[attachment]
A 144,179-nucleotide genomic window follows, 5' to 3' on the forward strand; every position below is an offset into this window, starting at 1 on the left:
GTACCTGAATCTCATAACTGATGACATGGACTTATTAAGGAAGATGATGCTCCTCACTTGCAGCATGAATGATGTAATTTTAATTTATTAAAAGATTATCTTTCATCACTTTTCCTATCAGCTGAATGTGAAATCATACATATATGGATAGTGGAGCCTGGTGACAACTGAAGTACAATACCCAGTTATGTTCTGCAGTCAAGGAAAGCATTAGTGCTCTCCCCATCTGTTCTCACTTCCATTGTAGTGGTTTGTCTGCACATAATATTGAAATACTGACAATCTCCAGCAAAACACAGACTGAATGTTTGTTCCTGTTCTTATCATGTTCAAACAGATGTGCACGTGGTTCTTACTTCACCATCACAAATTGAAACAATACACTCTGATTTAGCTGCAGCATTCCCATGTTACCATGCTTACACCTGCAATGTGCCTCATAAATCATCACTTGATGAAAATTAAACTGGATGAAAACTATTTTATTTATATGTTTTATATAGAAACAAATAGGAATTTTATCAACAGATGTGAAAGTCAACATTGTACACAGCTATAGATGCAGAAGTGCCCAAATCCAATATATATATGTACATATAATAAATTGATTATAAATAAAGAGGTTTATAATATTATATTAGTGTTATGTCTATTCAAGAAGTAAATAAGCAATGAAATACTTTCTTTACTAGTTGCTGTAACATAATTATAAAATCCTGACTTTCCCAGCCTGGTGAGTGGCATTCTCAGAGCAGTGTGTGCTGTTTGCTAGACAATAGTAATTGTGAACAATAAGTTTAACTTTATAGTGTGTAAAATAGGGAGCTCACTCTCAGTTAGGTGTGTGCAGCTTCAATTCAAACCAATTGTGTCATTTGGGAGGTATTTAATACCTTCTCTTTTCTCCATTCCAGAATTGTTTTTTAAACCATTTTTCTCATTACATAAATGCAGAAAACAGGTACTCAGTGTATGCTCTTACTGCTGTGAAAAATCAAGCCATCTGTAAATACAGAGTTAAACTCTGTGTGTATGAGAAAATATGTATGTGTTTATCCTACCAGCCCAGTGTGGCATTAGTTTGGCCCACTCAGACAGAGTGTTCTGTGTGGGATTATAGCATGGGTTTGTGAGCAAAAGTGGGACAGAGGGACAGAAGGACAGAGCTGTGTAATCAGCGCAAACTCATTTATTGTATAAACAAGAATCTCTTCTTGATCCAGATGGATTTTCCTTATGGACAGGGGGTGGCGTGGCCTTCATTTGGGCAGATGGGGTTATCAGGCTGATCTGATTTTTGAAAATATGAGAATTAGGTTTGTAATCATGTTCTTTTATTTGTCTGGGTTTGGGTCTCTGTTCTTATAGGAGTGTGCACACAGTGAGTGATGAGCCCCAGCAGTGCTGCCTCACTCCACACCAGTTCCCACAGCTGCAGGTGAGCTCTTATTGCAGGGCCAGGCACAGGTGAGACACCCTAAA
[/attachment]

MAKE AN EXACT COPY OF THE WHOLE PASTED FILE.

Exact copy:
A 144,179-nucleotide genomic window follows, 5' to 3' on the forward strand; every position below is an offset into this window, starting at 1 on the left:
GTACCTGAATCTCATAACTGATGACATGGACTTATTAAGGAAGATGATGCTCCTCACTTGCAGCATGAATGATGTAATTTTAATTTATTAAAAGATTATCTTTCATCACTTTTCCTATCAGCTGAATGTGAAATCATACATATATGGATAGTGGAGCCTGGTGACAACTGAAGTACAATACCCAGTTATGTTCTGCAGTCAAGGAAAGCATTAGTGCTCTCCCCATCTGTTCTCACTTCCATTGTAGTGGTTTGTCTGCACATAATATTGAAATACTGACAATCTCCAGCAAAACACAGACTGAATGTTTGTTCCTGTTCTTATCATGTTCAAACAGATGTGCACGTGGTTCTTACTTCACCATCACAAATTGAAACAATACACTCTGATTTAGCTGCAGCATTCCCATGTTACCATGCTTACACCTGCAATGTGCCTCATAAATCATCACTTGATGAAAATTAAACTGGATGAAAACTATTTTATTTATATGTTTTATATAGAAACAAATAGGAATTTTATCAACAGATGTGAAAGTCAACATTGTACACAGCTATAGATGCAGAAGTGCCCAAATCCAATATATATATGTACATATAATAAATTGATTATAAATAAAGAGGTTTATAATATTATATTAGTGTTATGTCTATTCAAGAAGTAAATAAGCAATGAAATACTTTCTTTACTAGTTGCTGTAACATAATTATAAAATCCTGACTTTCCCAGCCTGGTGAGTGGCATTCTCAGAGCAGTGTGTGCTGTTTGCTAGACAATAGTAATTGTGAACAATAAGTTTAACTTTATAGTGTGTAAAATAGGGAGCTCACTCTCAGTTAGGTGTGTGCAGCTTCAATTCAAACCAATTGTGTCATTTGGGAGGTATTTAATACCTTCTCTTTTCTCCATTCCAGAATTGTTTTTTAAACCATTTTTCTCATTACATAAATGCAGAAAACAGGTACTCAGTGTATGCTCTTACTGCTGTGAAAAATCAAGCCATCTGTAAATACAGAGTTAAACTCTGTGTGTATGAGAAAATATGTATGTGTTTATCCTACCAGCCCAGTGTGGCATTAGTTTGGCCCACTCAGACAGAGTGTTCTGTGTGGGATTATAGCATGGGTTTGTGAGCAAAAGTGGGACAGAGGGACAGAAGGACAGAGCTGTGTAATCAGCGCAAACTCATTTATTGTATAAACAAGAATCTCTTCTTGATCCAGATGGATTTTCCTTATGGACAGGGGGTGGCGTGGCCTTCATTTGGGCAGATGGGGTTATCAGGCTGATCTGATTTTTGAAAATATGAGAATTAGGTTTGTAATCATGTTCTTTTATTTGTCTGGGTTTGGGTCTCTGTTCTTATAGGAGTGTGCACACAGTGAGTGATGAGCCCCAGCAGTGCTGCCTCACTCCACACCAGTTCCCACAGCTGCAGGTGAGCTCTTATTGCAGGGCCAGGCACAGGTGAGACACCCTAAA